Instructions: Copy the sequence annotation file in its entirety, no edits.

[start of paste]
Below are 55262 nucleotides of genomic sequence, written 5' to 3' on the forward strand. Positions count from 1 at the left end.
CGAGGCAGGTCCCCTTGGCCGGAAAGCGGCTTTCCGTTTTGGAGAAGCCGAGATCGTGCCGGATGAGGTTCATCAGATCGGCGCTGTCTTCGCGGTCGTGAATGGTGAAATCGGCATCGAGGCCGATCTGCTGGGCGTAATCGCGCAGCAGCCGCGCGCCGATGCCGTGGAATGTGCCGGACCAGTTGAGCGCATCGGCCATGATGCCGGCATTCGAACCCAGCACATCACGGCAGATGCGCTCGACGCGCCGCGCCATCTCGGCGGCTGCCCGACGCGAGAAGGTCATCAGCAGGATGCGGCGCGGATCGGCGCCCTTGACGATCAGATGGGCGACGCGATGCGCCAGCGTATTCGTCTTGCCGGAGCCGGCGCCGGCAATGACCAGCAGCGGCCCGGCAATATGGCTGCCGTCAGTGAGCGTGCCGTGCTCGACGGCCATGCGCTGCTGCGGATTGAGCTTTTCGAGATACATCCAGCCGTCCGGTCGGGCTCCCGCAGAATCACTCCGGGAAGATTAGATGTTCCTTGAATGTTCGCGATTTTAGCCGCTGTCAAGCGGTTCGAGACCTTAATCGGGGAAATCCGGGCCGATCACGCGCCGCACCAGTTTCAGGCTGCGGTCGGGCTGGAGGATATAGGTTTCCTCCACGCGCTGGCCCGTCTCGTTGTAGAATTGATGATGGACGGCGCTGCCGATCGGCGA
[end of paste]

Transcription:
Below are 55262 nucleotides of genomic sequence, written 5' to 3' on the forward strand. Positions count from 1 at the left end.
CGAGGCAGGTCCCCTTGGCCGGAAAGCGGCTTTCCGTTTTGGAGAAGCCGAGATCGTGCCGGATGAGGTTCATCAGATCGGCGCTGTCTTCGCGGTCGTGAATGGTGAAATCGGCATCGAGGCCGATCTGCTGGGCGTAATCGCGCAGCAGCCGCGCGCCGATGCCGTGGAATGTGCCGGACCAGTTGAGCGCATCGGCCATGATGCCGGCATTCGAACCCAGCACATCACGGCAGATGCGCTCGACGCGCCGCGCCATCTCGGCGGCTGCCCGACGCGAGAAGGTCATCAGCAGGATGCGGCGCGGATCGGCGCCCTTGACGATCAGATGGGCGACGCGATGCGCCAGCGTATTCGTCTTGCCGGAGCCGGCGCCGGCAATGACCAGCAGCGGCCCGGCAATATGGCTGCCGTCAGTGAGCGTGCCGTGCTCGACGGCCATGCGCTGCTGCGGATTGAGCTTTTCGAGATACATCCAGCCGTCCGGTCGGGCTCCCGCAGAATCACTCCGGGAAGATTAGATGTTCCTTGAATGTTCGCGATTTTAGCCGCTGTCAAGCGGTTCGAGACCTTAATCGGGGAAATCCGGGCCGATCACGCGCCGCACCAGTTTCAGGCTGCGGTCGGGCTGGAGGATATAGGTTTCCTCCACGCGCTGGCCCGTCTCGTTGTAGAATTGATGATGGACGGCGCTGCCGATCGGCGA